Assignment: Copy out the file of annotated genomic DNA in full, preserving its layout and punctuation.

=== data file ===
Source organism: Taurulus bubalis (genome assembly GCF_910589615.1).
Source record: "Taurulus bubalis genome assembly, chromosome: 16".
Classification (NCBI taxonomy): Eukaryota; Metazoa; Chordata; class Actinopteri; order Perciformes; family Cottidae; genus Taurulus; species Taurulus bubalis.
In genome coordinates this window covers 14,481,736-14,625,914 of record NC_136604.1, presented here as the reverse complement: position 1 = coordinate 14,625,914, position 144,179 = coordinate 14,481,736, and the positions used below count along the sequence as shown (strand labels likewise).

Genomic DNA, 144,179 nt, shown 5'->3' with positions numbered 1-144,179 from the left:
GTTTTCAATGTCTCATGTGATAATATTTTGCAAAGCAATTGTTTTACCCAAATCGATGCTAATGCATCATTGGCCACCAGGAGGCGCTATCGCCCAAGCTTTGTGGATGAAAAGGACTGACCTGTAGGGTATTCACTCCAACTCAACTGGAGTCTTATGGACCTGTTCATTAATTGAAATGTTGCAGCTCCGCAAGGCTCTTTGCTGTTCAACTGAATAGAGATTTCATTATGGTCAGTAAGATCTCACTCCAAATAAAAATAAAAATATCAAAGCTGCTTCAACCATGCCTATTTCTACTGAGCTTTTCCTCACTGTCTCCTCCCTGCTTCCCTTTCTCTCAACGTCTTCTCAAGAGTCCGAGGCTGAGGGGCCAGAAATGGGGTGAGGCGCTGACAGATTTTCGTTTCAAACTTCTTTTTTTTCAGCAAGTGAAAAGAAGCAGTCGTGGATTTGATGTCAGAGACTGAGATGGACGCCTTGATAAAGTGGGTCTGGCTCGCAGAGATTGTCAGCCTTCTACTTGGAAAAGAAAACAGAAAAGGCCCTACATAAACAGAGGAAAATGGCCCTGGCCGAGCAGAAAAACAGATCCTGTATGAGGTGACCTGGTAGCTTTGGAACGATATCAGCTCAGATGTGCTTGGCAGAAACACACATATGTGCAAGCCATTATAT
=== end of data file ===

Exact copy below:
Source organism: Taurulus bubalis (genome assembly GCF_910589615.1).
Source record: "Taurulus bubalis genome assembly, chromosome: 16".
Classification (NCBI taxonomy): Eukaryota; Metazoa; Chordata; class Actinopteri; order Perciformes; family Cottidae; genus Taurulus; species Taurulus bubalis.
In genome coordinates this window covers 14,481,736-14,625,914 of record NC_136604.1, presented here as the reverse complement: position 1 = coordinate 14,625,914, position 144,179 = coordinate 14,481,736, and the positions used below count along the sequence as shown (strand labels likewise).

Genomic DNA, 144,179 nt, shown 5'->3' with positions numbered 1-144,179 from the left:
GTTTTCAATGTCTCATGTGATAATATTTTGCAAAGCAATTGTTTTACCCAAATCGATGCTAATGCATCATTGGCCACCAGGAGGCGCTATCGCCCAAGCTTTGTGGATGAAAAGGACTGACCTGTAGGGTATTCACTCCAACTCAACTGGAGTCTTATGGACCTGTTCATTAATTGAAATGTTGCAGCTCCGCAAGGCTCTTTGCTGTTCAACTGAATAGAGATTTCATTATGGTCAGTAAGATCTCACTCCAAATAAAAATAAAAATATCAAAGCTGCTTCAACCATGCCTATTTCTACTGAGCTTTTCCTCACTGTCTCCTCCCTGCTTCCCTTTCTCTCAACGTCTTCTCAAGAGTCCGAGGCTGAGGGGCCAGAAATGGGGTGAGGCGCTGACAGATTTTCGTTTCAAACTTCTTTTTTTTCAGCAAGTGAAAAGAAGCAGTCGTGGATTTGATGTCAGAGACTGAGATGGACGCCTTGATAAAGTGGGTCTGGCTCGCAGAGATTGTCAGCCTTCTACTTGGAAAAGAAAACAGAAAAGGCCCTACATAAACAGAGGAAAATGGCCCTGGCCGAGCAGAAAAACAGATCCTGTATGAGGTGACCTGGTAGCTTTGGAACGATATCAGCTCAGATGTGCTTGGCAGAAACACACATATGTGCAAGCCATTATAT